CHIANG RAI – Since he left Bangkok and returned to his farming-family roots in the northern Thai city of Chiang Rai, documentary-maker Uruphong Raksasad has seen in a remarkable cinematic harvest: his first two films, Stories from the North and Agrarian Utopia, have traveled the world widely (with over 50 appearances at festivals and foreign showcases between them, including screenings at New York’s Museum of Moving Art and Anthology Film Archives) and placed him probably alongside Apichatpong Weerasethakul as Thailand’s most critically acclaimed filmmakers today.
But the final installment of his self-styled “rice trilogy” is a sign of diminishing returns. While comprising lush imagery on a par with the previous two entries — a feature crucial to its winning the Fipresci award at the International Film Festival Rotterdam last week, with the critics’ jury praising the “immersive sensory experience” created by its “strong cinematography” — The Songs of Rice smacks of lyrical over-cultivation of the same crop. If Stories is a symphony in nine parts/shorts and Agrarian Utopia a full-blown opera, Songs is more like a coda, a pleasing piece driven by an afore-appeared refrain, rather than a desire to expand on unexplored themes.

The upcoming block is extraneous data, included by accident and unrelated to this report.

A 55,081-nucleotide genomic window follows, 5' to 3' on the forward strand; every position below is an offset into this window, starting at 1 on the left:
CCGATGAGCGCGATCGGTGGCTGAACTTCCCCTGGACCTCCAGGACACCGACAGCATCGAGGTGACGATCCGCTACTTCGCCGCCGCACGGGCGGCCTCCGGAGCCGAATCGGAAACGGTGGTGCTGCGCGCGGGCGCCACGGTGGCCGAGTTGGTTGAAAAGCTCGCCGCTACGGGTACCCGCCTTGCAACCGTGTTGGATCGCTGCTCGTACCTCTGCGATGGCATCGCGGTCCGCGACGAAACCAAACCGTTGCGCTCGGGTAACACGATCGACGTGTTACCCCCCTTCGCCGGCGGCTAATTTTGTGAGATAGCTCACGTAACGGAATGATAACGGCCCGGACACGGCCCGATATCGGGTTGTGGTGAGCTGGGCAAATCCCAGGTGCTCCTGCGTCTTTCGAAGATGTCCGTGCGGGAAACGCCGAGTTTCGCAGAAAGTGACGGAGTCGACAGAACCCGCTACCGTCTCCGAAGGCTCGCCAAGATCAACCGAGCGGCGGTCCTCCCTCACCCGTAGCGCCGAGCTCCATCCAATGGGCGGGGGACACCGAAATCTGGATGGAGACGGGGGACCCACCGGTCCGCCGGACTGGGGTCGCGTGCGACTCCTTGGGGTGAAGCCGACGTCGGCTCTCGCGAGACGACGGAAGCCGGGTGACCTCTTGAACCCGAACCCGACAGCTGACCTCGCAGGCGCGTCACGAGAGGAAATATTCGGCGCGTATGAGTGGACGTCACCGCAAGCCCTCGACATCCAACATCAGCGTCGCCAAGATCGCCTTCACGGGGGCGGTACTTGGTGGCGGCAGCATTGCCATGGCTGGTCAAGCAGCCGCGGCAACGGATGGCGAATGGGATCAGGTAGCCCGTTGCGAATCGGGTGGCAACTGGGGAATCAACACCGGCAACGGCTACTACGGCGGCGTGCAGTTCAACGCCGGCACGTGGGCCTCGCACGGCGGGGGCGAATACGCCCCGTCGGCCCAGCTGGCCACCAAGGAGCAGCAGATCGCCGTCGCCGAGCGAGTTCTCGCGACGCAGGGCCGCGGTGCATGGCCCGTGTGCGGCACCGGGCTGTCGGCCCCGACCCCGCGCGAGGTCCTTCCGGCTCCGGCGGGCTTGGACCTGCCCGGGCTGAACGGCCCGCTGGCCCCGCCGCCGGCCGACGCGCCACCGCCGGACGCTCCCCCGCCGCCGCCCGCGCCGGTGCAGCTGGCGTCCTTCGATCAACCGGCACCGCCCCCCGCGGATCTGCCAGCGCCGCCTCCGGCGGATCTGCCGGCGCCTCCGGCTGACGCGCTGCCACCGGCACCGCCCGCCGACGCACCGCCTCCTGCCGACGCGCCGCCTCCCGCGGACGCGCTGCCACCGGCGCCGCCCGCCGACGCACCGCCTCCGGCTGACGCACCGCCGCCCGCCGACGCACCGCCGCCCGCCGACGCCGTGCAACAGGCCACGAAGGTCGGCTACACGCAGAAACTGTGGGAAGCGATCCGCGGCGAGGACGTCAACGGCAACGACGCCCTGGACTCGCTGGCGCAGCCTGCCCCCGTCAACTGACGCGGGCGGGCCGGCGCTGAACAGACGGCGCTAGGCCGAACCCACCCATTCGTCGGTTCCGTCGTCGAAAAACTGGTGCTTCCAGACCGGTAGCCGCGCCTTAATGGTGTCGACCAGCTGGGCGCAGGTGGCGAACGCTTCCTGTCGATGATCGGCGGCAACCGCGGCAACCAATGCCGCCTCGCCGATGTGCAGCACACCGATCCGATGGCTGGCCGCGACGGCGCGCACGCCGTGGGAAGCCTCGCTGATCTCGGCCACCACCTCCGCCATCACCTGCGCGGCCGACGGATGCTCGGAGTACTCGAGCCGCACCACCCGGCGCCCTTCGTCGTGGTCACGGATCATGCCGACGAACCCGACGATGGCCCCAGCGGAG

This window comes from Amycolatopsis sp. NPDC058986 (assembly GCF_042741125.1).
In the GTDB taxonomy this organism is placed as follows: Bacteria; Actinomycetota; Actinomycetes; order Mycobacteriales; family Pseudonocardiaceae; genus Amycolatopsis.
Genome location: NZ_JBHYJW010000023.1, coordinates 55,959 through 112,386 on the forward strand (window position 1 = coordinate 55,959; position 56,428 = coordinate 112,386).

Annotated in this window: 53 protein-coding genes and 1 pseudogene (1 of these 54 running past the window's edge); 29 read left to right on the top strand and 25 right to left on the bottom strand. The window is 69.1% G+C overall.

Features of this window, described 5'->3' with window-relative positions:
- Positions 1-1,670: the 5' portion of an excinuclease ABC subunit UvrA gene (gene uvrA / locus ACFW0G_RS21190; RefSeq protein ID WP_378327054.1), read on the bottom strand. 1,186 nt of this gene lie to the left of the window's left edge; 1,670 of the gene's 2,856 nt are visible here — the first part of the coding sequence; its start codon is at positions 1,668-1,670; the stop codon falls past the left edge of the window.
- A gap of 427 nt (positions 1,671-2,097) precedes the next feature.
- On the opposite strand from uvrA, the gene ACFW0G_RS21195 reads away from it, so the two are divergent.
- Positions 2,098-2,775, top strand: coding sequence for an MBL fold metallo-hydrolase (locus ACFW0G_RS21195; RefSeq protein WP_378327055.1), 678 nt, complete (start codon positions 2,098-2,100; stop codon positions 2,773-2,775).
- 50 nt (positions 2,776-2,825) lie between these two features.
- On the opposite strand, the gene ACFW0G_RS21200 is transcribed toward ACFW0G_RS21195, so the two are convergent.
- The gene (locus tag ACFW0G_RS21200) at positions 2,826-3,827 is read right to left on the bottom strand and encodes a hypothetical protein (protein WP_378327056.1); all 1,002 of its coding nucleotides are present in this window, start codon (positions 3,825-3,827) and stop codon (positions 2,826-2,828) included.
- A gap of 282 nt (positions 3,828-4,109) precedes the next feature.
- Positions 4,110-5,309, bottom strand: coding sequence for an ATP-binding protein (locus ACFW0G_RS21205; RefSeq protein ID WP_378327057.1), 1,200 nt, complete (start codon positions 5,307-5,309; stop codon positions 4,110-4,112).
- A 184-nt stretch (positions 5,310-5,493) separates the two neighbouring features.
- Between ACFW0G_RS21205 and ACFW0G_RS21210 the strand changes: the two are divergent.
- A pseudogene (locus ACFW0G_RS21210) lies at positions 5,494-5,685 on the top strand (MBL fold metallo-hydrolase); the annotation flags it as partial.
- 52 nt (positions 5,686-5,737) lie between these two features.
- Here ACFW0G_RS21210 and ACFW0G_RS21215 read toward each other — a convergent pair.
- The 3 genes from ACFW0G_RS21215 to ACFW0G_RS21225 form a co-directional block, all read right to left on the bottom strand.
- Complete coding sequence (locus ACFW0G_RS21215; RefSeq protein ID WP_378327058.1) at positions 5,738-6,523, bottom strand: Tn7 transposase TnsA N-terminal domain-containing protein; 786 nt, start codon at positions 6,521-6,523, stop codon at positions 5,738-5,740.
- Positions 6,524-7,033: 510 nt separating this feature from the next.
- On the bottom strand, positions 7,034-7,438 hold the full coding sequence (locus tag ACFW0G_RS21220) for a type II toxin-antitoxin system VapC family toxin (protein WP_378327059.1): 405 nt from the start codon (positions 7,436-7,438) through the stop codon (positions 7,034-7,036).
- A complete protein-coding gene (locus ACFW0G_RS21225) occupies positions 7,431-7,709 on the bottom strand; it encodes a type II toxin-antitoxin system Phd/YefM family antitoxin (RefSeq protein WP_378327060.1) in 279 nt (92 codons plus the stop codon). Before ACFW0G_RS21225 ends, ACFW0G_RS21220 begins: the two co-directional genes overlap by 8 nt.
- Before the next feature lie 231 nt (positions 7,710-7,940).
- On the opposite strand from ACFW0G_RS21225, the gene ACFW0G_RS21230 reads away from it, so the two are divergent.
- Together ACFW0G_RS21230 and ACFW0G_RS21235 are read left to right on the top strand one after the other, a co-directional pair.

Veering away from the sharp social commentary in the first two films (which, together, could be seen as a j’accuse against modern, urban capitalism’s encroachment into Thailand’s traditional social fabric) and the experimentation shown in Agrarian Utopia (in which Uruphong blends fiction with reality, as he recruits two struggling farming families to play even more destitute versions of themselves as mere tenants of rice paddies), The Songs of Rice offers a collection of vignettes from the countryside. Sequences that zero in on details — people, animals, insects and natural elements appearing in the fields — play next to shots of processions and buffalo-racing contests in slow motion; swooping Terrence Malick-like camerawork about kids hunting moles in the fields is followed by more traditional documentary footage of people launching firework-propelled ring-like rockets into the sky.
The film boasts a frantic soundtrack, with natural noise competing for room with snippets from the radio (advertisements for supermarkets and bank loans juggle for bandwidth with pop ballads) and also the whoops, hollers and percussion-heavy music at the carnivals and feasts. But it all comes as if it’s on shuffle play, just as the images are. Impressionistic to the point of being unstructured, The Songs of Rice is a set of beautiful individual numbers arriving without the coherence to bring everything together, or the context with which to properly understand the farmers’ vocation as both a precious way of life and an art in itself.